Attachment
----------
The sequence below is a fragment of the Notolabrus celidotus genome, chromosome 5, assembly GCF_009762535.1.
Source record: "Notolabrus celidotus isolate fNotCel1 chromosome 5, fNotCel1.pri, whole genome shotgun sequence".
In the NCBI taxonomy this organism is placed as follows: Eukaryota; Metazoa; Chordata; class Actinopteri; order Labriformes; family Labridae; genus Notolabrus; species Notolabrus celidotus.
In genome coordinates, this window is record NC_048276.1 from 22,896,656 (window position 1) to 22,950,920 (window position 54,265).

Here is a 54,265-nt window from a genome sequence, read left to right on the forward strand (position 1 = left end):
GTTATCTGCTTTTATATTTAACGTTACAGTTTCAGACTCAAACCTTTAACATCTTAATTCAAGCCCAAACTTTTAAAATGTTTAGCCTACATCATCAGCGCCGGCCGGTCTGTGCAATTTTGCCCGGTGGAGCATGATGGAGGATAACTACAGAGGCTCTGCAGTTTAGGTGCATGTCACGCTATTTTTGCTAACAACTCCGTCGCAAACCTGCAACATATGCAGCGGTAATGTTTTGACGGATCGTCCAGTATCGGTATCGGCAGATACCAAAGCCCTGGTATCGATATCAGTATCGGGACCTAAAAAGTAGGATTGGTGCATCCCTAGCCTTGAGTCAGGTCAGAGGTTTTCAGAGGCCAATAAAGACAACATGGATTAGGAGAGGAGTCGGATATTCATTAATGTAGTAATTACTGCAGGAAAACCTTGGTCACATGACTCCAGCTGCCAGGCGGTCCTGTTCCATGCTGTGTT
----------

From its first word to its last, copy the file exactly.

The sequence below is a fragment of the Notolabrus celidotus genome, chromosome 5, assembly GCF_009762535.1.
Source record: "Notolabrus celidotus isolate fNotCel1 chromosome 5, fNotCel1.pri, whole genome shotgun sequence".
In the NCBI taxonomy this organism is placed as follows: Eukaryota; Metazoa; Chordata; class Actinopteri; order Labriformes; family Labridae; genus Notolabrus; species Notolabrus celidotus.
In genome coordinates, this window is record NC_048276.1 from 22,896,656 (window position 1) to 22,950,920 (window position 54,265).

Here is a 54,265-nt window from a genome sequence, read left to right on the forward strand (position 1 = left end):
GTTATCTGCTTTTATATTTAACGTTACAGTTTCAGACTCAAACCTTTAACATCTTAATTCAAGCCCAAACTTTTAAAATGTTTAGCCTACATCATCAGCGCCGGCCGGTCTGTGCAATTTTGCCCGGTGGAGCATGATGGAGGATAACTACAGAGGCTCTGCAGTTTAGGTGCATGTCACGCTATTTTTGCTAACAACTCCGTCGCAAACCTGCAACATATGCAGCGGTAATGTTTTGACGGATCGTCCAGTATCGGTATCGGCAGATACCAAAGCCCTGGTATCGATATCAGTATCGGGACCTAAAAAGTAGGATTGGTGCATCCCTAGCCTTGAGTCAGGTCAGAGGTTTTCAGAGGCCAATAAAGACAACATGGATTAGGAGAGGAGTCGGATATTCATTAATGTAGTAATTACTGCAGGAAAACCTTGGTCACATGACTCCAGCTGCCAGGCGGTCCTGTTCCATGCTGTGTT